The concept of kitsch, i.e. "low-brow" style of mass-produced art, usually used in a pejorative sense, was discussed in a number of presentations. In her paper, “Kitsch Products On The Rise,” Marcela Ganea (Romania) took a somewhat rigid stance against kitsch, describing it as emotionally and aesthetically banal and dismissible. She claimed that this should be countered by educational systems in order to “preserve the standards in art and culture.” Another presentation concerning so-called low-brow art by Norihide Mori (Japan) with the title, “Aesthetic Value of Bad Art: From the Point of View of The Evaluative Approach to Aesthetic Experience,” had a more nuanced approach.  The speaker argued that aesthetically bad art (and kitsch) does not necessarily lack artistic or cognitive qualities. Damien Hirst’s installation Mother and Child (Divided) was mentioned as an example, as well as works from the Museum of Bad Art.[4]

One of the younger contributors from the US, Emily Parker, gave an interesting new insight into current ecological concerns with her presentation on "Anthropocene." In her paper, “Aesthetics of Body Deformation,” Krystyna Wilkoszewska (Poland), who had arranged the previous IAA congress in Kraków, presented and discussed numerous forms of body modifications and deformations in the arts as well as in daily life, many of them rather grotesque and clearly deviating from traditional Western norms.

One interesting round table concerned phenomenology where Aarto Happala (Finland) and Gerald Cipriani (Ireland) contributed to our knowledge of the field, each from his perspective. Happala proceeded analytically and Cipriani in a more poetic fashion with insertions of beautifully spoken French terms. Daily life, or everyday environments, was the theme of the round table session entitled “Extending Everyday Aesthetics.” Arto Haapala, in his contribution “Longing for the Everyday in Everyday Aesthetics,” promoted the aesthetically appealing aspects of the ordinary and the positive feelings of familiarity with everyday environments and activities, rather than the extraordinary, which aesthetics usually has tried to explore. During the same session, Kalle Puolakka’s (Finland) paper, “Getting Excited about Familiar Things,” directly addressed and countered Haapala’s proposal by questioning the aesthetic status of such feelings of familiarity. Despite any possible objections towards either of their stances, the dialogical interaction between them proved to be very fruitful, also giving rise to a lively discussion in the audience.

To sum up, the Seoul congress afforded an abundant, inspiring buffet of academic positions and thought-provoking issues. Last minute cancellations did occur within the various sessions and round tables, but they were relatively infrequent.  As customary with all congresses, two Executive Meetings were held, (dinner and lunch were sponsored by the Korean organizers), which introduced new delegates from Spain and Brazil and which approved the addition of a new regional aesthetic society from Russia, represented by Boris Orlov. 

As usual, several cultural events accompanied the congress. A well-appreciated bus tour, with guides and many opportunities for informal discussion, took place one afternoon. This was to an exhibition at the Gallery White Block in Paju, about 24 miles/39 km north of Seoul, and familiarized participants with the Korean landscape around Seoul and provided a view to North Korea across the river bay. Afterwards, the excursion continued to the famous Changdeokgung Palace from the Joseon Dynasty and the Jongmyo Shrine, both of them UNESCO-listed.[5] Korea is famous for its performing arts and musical and dance performances, examples of which were offered during the congress. A concert performed by the Rageum Orchestra and Dong-Rak Traditional Performing Arts Group during the opening ceremony was impressive, as was a jazz performance by the Lim Mi-sung and Heo Seong-woo Korean Jazz Project some days later.[6]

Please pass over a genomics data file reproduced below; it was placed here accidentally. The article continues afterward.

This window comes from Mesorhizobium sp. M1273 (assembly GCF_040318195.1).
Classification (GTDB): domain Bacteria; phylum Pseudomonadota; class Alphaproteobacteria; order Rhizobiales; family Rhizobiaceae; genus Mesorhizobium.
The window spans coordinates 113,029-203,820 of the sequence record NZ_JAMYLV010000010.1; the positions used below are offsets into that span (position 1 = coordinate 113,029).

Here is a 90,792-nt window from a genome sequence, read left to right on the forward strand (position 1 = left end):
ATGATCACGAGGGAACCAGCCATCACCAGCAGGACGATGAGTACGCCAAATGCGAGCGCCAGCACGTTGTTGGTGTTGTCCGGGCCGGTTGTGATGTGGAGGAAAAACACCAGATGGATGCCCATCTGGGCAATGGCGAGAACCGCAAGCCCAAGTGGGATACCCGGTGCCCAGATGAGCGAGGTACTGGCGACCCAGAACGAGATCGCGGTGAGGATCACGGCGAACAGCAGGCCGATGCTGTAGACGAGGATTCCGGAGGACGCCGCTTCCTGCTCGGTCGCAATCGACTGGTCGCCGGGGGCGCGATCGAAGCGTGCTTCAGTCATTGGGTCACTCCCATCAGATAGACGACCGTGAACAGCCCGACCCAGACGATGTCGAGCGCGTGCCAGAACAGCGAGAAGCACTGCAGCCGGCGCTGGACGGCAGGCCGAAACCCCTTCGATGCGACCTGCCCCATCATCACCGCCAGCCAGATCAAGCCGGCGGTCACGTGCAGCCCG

Culinary aesthetic needs were also met where Korean cuisine could be enjoyed during the lunches (including black hamburgers, colored with squid ink), the coffee breaks, and the welcome & farewell dinners. All in all, the congress was clearly a most successful event; it was well-organized, friendly, and intellectually inspiring. The organizers deserve much credit and many thanks. The next International Congress of Aesthetics will take place in Belgrade, Serbia in 2019.

To see additional images of the Congress, please follow this link: https://goo.gl/photos/6XV8YSBPyMm5wzrQ9


Michael Ranta

Jale N. Erzen

Published October 19, 2016


[1] Website of the congress:

[2] For a report on the Beijing congress in 2010, see Michael Ranta, “Report: The XVIIIth International Congress of Aesthetics - "Diversities in Aesthetics" (Peking University, Beijing, China, 9-13 August 2010)”, Contemporary Aesthetics 8, 2010. http://www.contempaesthetics.org/newvolume/pages/article.php?articleID=604&searchstr=ranta

For a report on the Kraków congress in 2013,  see Michael Ranta and Jale Erzen, “Report: The XVIIIth International Congress of Aesthetics - Aesthetics in Action” (Jagiellonian University, Kraków, Poland, 21-27 July 2013), Contemporary Aesthetics 11, 2013.


[3] See footnote 2.

[4] For numerous ‘noteworthy’ (?) examples of ‘bad” art, see their website: http://www.museumofbadart.org/

[5] For two video clips from the bus tour, while passing through Seoul, see these links:



[6] For a video clip from the traditional concert, see this link:


For a video clip from the jazz concert, see this link: